Salvation 2.0: Part 2.6: The Afterlife

grace5In short, the Bible doesn’t say much about where we go when we die. It says quite a lot about where we wind up at the end of this age.

There will be a resurrection of the saved — sometimes called “the general resurrection” — and heaven will come down, merge with the earth, and God will live among his people. Rev 21-22 will all come true, just as prophesied in Isa 65-66.

(1 Cor 15:51–53 ESV) 51 Behold! I tell you a mystery. We shall not all sleep, but we shall all be changed, 52 in a moment, in the twinkling of an eye, at the last trumpet. For the trumpet will sound, and the dead will be raised imperishable, and we shall be changed. 53 For this perishable body must put on the imperishable, and this mortal body must put on immortality.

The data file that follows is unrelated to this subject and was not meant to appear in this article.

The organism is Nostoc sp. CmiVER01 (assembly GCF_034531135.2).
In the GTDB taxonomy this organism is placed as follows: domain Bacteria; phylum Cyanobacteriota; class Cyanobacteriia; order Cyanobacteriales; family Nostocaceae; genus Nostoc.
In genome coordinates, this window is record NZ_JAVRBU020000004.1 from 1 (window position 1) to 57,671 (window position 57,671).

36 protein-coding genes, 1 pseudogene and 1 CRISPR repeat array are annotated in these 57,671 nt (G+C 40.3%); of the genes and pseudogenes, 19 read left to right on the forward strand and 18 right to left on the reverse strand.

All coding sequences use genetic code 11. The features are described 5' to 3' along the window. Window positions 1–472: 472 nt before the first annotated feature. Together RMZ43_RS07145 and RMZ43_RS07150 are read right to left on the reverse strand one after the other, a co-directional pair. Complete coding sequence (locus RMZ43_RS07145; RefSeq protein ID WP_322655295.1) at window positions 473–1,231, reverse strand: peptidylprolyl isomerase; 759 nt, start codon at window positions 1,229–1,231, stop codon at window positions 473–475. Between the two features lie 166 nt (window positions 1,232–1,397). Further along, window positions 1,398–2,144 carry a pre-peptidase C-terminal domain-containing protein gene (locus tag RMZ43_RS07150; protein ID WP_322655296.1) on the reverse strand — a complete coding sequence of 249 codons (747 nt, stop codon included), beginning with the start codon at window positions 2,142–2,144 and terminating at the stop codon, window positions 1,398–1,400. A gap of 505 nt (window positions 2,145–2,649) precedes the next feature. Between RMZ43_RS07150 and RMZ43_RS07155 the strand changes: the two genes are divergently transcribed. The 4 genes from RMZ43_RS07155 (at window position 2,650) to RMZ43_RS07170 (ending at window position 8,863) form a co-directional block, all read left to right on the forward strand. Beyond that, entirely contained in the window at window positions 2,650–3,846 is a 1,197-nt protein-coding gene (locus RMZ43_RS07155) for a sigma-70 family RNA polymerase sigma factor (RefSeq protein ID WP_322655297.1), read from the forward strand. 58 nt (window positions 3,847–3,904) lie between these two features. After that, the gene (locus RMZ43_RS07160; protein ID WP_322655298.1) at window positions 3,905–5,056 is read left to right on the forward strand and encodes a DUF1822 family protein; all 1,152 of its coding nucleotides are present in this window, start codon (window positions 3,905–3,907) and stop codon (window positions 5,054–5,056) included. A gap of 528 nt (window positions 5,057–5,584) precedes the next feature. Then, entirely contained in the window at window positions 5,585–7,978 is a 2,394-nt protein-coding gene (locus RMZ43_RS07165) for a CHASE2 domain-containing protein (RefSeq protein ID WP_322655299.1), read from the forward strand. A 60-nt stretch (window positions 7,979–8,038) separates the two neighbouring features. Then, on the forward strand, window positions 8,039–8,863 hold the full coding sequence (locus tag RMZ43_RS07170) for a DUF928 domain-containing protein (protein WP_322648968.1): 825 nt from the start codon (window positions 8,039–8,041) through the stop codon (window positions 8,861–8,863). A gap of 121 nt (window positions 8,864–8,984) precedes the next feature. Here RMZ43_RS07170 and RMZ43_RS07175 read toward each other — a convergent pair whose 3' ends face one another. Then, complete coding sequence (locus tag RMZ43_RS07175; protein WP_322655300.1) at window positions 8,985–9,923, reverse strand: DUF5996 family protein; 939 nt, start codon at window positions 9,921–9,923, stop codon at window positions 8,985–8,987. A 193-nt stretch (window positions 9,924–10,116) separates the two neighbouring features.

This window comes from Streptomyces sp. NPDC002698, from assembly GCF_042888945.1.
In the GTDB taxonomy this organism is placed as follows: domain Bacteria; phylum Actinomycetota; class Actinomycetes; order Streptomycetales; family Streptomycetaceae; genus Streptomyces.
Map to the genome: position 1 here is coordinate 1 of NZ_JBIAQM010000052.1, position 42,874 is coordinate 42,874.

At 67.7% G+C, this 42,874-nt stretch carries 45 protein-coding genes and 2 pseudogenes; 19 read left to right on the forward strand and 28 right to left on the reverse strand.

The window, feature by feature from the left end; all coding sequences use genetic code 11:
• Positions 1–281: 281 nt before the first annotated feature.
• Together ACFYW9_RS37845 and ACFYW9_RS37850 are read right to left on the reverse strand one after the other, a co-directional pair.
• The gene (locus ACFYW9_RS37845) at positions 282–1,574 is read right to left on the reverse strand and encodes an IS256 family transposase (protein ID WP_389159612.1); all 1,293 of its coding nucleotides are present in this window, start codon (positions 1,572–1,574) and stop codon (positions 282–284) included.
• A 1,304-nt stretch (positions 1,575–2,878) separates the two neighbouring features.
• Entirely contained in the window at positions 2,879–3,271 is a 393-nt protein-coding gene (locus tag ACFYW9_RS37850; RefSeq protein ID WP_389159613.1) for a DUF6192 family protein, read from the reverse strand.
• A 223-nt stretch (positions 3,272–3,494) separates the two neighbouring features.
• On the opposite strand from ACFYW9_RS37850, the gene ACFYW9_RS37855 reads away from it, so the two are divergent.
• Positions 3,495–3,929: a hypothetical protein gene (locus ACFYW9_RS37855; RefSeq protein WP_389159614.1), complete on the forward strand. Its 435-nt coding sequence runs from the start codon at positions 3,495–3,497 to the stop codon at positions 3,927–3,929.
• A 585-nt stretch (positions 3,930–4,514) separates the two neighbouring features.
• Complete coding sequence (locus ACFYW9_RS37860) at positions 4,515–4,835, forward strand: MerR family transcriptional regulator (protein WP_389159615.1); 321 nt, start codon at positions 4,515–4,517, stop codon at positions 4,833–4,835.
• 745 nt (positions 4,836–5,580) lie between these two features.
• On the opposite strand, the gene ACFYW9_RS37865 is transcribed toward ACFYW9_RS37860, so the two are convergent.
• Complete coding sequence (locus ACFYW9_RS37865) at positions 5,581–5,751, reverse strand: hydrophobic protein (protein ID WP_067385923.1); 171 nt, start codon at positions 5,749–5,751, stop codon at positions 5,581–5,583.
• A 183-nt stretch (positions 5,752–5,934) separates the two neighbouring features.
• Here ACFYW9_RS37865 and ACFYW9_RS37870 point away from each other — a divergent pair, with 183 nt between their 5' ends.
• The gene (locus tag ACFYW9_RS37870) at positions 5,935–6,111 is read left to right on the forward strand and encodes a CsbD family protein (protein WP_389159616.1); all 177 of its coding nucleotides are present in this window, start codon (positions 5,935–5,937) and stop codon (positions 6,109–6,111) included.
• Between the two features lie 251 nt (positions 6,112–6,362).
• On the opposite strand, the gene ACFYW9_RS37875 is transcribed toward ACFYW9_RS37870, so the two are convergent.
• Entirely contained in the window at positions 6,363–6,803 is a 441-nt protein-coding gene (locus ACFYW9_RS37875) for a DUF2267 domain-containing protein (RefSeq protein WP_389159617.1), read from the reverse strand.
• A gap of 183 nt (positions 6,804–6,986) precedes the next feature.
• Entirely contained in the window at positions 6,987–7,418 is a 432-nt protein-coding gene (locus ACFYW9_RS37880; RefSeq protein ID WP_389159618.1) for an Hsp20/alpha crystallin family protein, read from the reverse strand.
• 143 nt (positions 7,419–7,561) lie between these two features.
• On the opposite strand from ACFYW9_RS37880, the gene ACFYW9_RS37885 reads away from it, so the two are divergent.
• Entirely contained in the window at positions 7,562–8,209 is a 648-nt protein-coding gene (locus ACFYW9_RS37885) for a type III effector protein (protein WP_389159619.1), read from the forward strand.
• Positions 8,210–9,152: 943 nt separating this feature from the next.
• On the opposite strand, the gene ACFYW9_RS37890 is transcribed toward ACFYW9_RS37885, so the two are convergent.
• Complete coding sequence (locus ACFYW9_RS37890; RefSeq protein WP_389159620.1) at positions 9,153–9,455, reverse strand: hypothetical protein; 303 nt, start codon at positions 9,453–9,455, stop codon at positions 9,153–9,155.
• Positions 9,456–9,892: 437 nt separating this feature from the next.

We will exist in resurrected bodies. That is, the resurrection is clearly taught as a bodily resurrection. Our bodies will be transformed to be like the body Jesus had after his resurrection. Indeed, his resurrection is a preview of the general resurrection.

(Phi 3:20-21 ESV)  20 But our citizenship is in heaven, and from it we await a Savior, the Lord Jesus Christ,  21 who will transform our lowly body to be like his glorious body, by the power that enables him even to subject all things to himself. 

Now, we don’t know a lot about Jesus’ resurrection body. We know he could walk through locked doors. We know he could cook and eat and drink. We know he could choose to be unrecognizable to his closest friends. We know he could ascend to heaven.

The Gospel writers are oddly matter of fact about Jesus’ body. They just state the facts and offer nothing in the way of explanation. It’s as though they know that some things are simply incomprehensible by mortal minds.